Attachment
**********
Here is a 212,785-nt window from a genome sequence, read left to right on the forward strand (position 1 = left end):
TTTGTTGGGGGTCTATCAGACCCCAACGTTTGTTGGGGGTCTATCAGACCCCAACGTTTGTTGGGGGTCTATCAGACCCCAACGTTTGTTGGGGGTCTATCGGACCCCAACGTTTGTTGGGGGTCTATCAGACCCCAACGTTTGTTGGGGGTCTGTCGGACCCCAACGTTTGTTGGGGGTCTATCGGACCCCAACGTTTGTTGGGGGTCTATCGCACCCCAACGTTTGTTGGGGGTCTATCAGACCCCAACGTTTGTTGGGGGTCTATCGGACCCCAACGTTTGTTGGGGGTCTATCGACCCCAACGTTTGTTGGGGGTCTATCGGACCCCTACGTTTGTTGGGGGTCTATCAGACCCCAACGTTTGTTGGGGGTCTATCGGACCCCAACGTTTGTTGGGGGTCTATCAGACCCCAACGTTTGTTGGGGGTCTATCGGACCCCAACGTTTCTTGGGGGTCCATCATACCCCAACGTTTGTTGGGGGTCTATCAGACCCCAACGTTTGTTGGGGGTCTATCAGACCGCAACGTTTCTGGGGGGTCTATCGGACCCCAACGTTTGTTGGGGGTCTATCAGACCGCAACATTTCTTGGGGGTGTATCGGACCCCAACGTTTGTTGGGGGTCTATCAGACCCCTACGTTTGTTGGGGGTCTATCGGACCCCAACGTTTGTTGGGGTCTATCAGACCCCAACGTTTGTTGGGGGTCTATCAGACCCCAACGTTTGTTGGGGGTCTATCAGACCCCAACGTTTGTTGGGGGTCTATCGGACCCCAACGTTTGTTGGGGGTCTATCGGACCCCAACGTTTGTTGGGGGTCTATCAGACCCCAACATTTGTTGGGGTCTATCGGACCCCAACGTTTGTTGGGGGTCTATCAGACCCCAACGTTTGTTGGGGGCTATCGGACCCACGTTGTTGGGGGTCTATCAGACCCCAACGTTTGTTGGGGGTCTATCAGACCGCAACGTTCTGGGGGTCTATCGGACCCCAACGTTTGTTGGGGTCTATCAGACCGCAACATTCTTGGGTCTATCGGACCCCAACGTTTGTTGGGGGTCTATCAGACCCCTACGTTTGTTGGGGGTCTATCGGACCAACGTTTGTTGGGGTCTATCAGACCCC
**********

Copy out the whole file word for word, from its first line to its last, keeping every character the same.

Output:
Here is a 212,785-nt window from a genome sequence, read left to right on the forward strand (position 1 = left end):
TTTGTTGGGGGTCTATCAGACCCCAACGTTTGTTGGGGGTCTATCAGACCCCAACGTTTGTTGGGGGTCTATCAGACCCCAACGTTTGTTGGGGGTCTATCGGACCCCAACGTTTGTTGGGGGTCTATCAGACCCCAACGTTTGTTGGGGGTCTGTCGGACCCCAACGTTTGTTGGGGGTCTATCGGACCCCAACGTTTGTTGGGGGTCTATCGCACCCCAACGTTTGTTGGGGGTCTATCAGACCCCAACGTTTGTTGGGGGTCTATCGGACCCCAACGTTTGTTGGGGGTCTATCGACCCCAACGTTTGTTGGGGGTCTATCGGACCCCTACGTTTGTTGGGGGTCTATCAGACCCCAACGTTTGTTGGGGGTCTATCGGACCCCAACGTTTGTTGGGGGTCTATCAGACCCCAACGTTTGTTGGGGGTCTATCGGACCCCAACGTTTCTTGGGGGTCCATCATACCCCAACGTTTGTTGGGGGTCTATCAGACCCCAACGTTTGTTGGGGGTCTATCAGACCGCAACGTTTCTGGGGGGTCTATCGGACCCCAACGTTTGTTGGGGGTCTATCAGACCGCAACATTTCTTGGGGGTGTATCGGACCCCAACGTTTGTTGGGGGTCTATCAGACCCCTACGTTTGTTGGGGGTCTATCGGACCCCAACGTTTGTTGGGGTCTATCAGACCCCAACGTTTGTTGGGGGTCTATCAGACCCCAACGTTTGTTGGGGGTCTATCAGACCCCAACGTTTGTTGGGGGTCTATCGGACCCCAACGTTTGTTGGGGGTCTATCGGACCCCAACGTTTGTTGGGGGTCTATCAGACCCCAACATTTGTTGGGGTCTATCGGACCCCAACGTTTGTTGGGGGTCTATCAGACCCCAACGTTTGTTGGGGGCTATCGGACCCACGTTGTTGGGGGTCTATCAGACCCCAACGTTTGTTGGGGGTCTATCAGACCGCAACGTTCTGGGGGTCTATCGGACCCCAACGTTTGTTGGGGTCTATCAGACCGCAACATTCTTGGGTCTATCGGACCCCAACGTTTGTTGGGGGTCTATCAGACCCCTACGTTTGTTGGGGGTCTATCGGACCAACGTTTGTTGGGGTCTATCAGACCCC